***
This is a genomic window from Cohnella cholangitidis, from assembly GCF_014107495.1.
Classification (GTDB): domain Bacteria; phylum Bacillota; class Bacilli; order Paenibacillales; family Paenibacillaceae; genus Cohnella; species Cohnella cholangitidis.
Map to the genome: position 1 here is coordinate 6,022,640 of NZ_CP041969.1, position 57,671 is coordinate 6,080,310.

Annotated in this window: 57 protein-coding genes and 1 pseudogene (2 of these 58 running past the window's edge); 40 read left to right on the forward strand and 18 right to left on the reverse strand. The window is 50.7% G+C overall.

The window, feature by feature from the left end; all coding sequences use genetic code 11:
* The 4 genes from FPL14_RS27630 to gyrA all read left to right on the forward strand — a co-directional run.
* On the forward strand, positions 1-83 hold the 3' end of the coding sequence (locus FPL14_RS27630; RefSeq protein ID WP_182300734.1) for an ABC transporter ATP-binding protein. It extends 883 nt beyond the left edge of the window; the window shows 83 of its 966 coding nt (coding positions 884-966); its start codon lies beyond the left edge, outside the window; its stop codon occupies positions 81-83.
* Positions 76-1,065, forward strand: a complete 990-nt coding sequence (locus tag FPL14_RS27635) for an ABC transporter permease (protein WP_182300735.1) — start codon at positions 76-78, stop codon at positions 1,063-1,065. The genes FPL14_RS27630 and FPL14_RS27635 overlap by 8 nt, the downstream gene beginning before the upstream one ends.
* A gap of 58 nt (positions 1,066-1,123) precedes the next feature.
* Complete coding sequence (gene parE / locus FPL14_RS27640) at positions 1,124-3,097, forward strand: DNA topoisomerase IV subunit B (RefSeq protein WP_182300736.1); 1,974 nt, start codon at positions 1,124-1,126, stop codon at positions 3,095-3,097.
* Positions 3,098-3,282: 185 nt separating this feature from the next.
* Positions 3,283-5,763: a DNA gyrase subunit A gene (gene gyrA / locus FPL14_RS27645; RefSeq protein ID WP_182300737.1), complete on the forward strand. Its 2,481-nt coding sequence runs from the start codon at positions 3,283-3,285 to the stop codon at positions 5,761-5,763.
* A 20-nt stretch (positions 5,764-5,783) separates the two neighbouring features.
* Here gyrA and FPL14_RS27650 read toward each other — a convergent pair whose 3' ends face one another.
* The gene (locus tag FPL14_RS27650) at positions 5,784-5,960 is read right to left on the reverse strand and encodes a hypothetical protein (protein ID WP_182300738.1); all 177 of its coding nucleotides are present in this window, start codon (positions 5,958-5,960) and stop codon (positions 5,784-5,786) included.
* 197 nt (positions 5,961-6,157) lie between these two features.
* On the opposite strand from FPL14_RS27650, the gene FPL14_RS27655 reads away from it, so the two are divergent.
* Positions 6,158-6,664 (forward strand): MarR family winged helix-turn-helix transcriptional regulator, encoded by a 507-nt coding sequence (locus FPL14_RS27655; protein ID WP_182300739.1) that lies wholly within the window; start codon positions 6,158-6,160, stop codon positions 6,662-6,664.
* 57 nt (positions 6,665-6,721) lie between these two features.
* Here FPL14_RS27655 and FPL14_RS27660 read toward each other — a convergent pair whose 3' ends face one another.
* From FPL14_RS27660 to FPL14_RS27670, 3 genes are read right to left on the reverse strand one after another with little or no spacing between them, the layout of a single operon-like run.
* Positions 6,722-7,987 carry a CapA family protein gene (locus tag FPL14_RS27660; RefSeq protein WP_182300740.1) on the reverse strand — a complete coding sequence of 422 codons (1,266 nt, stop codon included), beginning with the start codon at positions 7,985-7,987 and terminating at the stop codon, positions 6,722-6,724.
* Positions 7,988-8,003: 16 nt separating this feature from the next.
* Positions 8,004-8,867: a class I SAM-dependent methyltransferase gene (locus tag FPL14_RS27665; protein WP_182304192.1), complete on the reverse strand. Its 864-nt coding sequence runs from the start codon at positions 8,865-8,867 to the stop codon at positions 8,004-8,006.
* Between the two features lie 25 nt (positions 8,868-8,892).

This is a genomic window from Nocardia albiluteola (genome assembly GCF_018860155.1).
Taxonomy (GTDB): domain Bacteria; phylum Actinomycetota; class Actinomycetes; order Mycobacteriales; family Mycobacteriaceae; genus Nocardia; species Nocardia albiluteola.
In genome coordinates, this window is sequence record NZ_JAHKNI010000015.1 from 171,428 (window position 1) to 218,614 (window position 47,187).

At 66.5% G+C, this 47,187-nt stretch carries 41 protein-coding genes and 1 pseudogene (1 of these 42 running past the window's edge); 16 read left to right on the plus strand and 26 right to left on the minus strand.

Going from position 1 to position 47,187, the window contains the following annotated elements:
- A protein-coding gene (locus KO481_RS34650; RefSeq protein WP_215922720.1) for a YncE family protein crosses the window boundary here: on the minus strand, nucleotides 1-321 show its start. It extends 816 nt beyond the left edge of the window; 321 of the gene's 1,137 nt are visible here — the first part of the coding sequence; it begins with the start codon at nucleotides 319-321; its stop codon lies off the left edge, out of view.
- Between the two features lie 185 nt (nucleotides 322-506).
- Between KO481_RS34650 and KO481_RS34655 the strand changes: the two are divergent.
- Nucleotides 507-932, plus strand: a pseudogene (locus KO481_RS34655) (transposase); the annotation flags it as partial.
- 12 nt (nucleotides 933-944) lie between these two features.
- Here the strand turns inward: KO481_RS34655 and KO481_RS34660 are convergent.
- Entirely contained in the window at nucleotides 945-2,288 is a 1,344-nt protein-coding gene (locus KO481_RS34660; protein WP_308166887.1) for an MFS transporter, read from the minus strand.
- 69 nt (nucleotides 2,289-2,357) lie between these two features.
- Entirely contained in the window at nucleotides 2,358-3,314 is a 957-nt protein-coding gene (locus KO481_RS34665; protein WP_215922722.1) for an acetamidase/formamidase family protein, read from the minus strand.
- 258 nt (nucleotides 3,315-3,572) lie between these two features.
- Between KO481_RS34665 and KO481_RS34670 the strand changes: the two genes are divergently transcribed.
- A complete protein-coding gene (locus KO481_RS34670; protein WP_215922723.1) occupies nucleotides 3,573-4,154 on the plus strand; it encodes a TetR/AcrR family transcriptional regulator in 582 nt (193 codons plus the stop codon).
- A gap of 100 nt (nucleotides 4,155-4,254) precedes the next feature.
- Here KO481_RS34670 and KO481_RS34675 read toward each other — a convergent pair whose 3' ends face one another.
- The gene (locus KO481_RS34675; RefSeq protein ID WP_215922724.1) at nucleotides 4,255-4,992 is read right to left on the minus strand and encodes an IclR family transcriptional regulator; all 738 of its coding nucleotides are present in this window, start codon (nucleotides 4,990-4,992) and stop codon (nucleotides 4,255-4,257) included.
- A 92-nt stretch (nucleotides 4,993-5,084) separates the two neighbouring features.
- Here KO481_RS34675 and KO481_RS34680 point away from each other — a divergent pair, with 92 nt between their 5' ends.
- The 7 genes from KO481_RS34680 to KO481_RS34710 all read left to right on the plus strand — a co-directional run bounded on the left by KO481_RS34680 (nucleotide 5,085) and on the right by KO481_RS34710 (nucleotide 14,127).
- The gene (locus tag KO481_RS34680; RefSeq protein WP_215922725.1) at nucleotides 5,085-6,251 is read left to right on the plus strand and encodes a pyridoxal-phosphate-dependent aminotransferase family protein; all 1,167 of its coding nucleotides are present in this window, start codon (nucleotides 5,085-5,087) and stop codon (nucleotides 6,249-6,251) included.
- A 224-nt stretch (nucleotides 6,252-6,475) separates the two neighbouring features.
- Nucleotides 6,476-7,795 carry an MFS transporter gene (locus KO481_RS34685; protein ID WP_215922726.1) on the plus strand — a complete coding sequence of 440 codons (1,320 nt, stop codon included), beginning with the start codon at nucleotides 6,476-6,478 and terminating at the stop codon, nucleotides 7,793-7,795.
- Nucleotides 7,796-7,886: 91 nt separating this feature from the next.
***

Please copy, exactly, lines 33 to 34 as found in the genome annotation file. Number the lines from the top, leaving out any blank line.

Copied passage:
- Between KO481_RS34650 and KO481_RS34655 the strand changes: the two are divergent.
- Nucleotides 507-932, plus strand: a pseudogene (locus KO481_RS34655) (transposase); the annotation flags it as partial.